- How do you tell the difference between facts and #fakenews?
- It seems like there's more negative or bad news because these stories are more urgent and can help people prepare for emergencies
Today is World News Day. It’s a day when news organisations from around the world celebrate journalism and news, and what they mean to people. But what is news, really? Let us introduce you.
News is stories. Those stories can be about all sorts of things. You can control what news stories you see on your phone by changing the filters. So, you might want to know more about football or K-pop than business or politics. You can choose, you’re the boss.
People read it to keep up to date with what is going on in the world. Just like you do with the things you’re interested in reading. But what we call “hard news” is usually more important information.
Sometimes it can seem like news is really boring, especially compared to the bright flashes of content that appear on your social media feeds. That’s because it is different.
For one thing, if it’s from an organisation that has proved it can be trusted, news is true. Before news stories are published, they are checked very carefully to make sure that everything is right.
Also, news stories only give you the facts. That can seem boring, but it allows you to make up your own mind about the world.
Ah yes. You’ve probably heard a lot about fake news in the past few years. With mobile phones, it is very easy for anyone to take a photo or video, or write some words, and share them online. There are no rules stopping people making up stories, or lying about something.
So it is very important that you choose to read news from organisations that are “reliable” – that have shown you can trust them.
Bad news is often more urgent than good news. If a huge typhoon is coming in, people need to know so they can prepare in advance and be safe. It’s more urgent, than say, a story about a man who feeds stray dogs every day. Those kinds of stories don’t often get to be in the “news” section of a newspaper. But they can be found in other sections, like “lifestyle” or “features”.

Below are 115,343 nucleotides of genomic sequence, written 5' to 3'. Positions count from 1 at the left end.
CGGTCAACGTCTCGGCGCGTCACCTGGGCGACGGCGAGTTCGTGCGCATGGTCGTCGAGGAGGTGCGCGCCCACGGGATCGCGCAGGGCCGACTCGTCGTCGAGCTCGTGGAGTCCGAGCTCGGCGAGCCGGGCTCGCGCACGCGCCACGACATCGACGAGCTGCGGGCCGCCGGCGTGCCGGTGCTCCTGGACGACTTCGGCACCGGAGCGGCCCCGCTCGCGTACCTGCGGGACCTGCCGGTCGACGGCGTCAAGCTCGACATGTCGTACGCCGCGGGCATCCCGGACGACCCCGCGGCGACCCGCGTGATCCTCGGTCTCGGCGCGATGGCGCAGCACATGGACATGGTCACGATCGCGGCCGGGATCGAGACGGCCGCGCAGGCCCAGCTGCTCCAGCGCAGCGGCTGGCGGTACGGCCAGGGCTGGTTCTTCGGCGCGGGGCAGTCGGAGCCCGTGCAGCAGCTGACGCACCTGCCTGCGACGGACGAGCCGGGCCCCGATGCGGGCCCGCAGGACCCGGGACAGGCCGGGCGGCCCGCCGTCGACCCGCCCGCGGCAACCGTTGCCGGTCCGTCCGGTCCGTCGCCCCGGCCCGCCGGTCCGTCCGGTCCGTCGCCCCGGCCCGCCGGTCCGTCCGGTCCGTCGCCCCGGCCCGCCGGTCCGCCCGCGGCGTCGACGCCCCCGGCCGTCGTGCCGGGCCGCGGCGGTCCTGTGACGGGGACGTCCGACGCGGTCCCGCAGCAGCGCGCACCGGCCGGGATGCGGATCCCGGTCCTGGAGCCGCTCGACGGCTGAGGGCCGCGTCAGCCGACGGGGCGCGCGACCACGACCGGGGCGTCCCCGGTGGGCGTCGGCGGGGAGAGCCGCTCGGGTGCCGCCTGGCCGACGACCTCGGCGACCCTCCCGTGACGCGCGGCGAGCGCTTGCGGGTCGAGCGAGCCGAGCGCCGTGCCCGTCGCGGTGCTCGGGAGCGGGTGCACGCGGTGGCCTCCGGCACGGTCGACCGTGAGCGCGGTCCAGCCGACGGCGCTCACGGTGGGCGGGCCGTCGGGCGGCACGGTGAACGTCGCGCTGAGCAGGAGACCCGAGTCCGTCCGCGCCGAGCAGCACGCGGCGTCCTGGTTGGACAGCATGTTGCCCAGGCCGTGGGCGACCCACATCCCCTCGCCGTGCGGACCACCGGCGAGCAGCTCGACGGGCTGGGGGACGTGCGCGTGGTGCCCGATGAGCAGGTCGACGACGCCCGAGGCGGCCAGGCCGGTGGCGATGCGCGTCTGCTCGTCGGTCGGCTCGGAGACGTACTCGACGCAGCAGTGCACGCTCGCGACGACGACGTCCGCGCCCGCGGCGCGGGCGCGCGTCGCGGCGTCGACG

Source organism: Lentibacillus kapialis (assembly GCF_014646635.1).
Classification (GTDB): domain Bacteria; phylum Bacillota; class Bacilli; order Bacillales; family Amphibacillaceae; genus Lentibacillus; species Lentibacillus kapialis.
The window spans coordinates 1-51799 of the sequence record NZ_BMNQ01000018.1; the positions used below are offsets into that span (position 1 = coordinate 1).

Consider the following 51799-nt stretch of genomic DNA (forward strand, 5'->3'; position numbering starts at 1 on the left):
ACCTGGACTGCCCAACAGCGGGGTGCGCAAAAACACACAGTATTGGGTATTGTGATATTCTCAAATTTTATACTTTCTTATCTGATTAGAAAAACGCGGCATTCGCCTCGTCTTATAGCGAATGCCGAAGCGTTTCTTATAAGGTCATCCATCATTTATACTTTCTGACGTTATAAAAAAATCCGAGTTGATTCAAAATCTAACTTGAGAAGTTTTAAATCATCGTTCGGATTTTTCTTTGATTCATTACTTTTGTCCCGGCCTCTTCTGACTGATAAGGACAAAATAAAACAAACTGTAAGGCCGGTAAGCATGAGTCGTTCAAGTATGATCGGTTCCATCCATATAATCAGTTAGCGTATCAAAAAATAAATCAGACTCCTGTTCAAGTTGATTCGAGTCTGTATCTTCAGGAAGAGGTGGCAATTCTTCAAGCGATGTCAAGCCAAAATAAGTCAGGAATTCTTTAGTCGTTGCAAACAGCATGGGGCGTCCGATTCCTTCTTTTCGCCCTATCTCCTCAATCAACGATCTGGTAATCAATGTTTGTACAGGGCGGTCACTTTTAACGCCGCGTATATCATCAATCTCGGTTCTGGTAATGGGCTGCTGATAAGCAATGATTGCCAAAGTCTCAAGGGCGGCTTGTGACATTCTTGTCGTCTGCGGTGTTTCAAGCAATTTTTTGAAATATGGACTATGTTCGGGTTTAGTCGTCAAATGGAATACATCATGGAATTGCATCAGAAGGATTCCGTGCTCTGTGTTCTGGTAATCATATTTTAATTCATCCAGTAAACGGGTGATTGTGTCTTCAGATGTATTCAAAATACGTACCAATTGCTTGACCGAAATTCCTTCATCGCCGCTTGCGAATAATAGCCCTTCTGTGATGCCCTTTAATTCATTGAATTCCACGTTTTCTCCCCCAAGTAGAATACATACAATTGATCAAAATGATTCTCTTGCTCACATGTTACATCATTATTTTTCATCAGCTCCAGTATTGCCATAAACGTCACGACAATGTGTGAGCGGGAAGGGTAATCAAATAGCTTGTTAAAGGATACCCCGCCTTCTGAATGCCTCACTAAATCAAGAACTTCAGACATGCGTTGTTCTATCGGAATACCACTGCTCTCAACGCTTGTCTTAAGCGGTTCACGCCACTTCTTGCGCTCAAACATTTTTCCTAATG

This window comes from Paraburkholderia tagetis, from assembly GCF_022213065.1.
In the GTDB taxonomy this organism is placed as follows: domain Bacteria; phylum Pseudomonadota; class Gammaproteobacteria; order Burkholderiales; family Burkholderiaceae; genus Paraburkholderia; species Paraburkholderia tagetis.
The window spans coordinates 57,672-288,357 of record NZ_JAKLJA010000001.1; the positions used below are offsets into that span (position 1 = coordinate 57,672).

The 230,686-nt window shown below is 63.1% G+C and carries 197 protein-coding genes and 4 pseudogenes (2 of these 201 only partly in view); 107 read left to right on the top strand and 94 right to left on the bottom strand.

But, when it’s bigger good news, like there being more pink dolphins in the harbour, it will also be on the news page.
It shouldn’t be hard to read. It should be as easy as pie. But some people who write for newspapers use big words and complicated sentences that can be challenging.
Mostly, though, we feel news is “hard” because we don’t know about the background. It makes us feel like we have to study up on the subject to be able to read it. We don’t. We just need to learn how to read news properly.
Well, you just read the stories that interest you. And you can tell right away if they will interest you or not, because you can see it in the headline, or the picture that goes with the story.
If you’re still not sure, try reading the first paragraph. That will give you a good idea of what the story is about and you can read it, or leave it alone if you want to. You’re the boss.
Certainly not. But if you do choose to read a story – and we do hope you do – it will be wonderful. It will give you ideas, and make you think! You might learn things, and that might lead to you having a decent conversation about it. It might even spark your creativity. This is how people exchange ideas. Real ideas that matter and make a difference.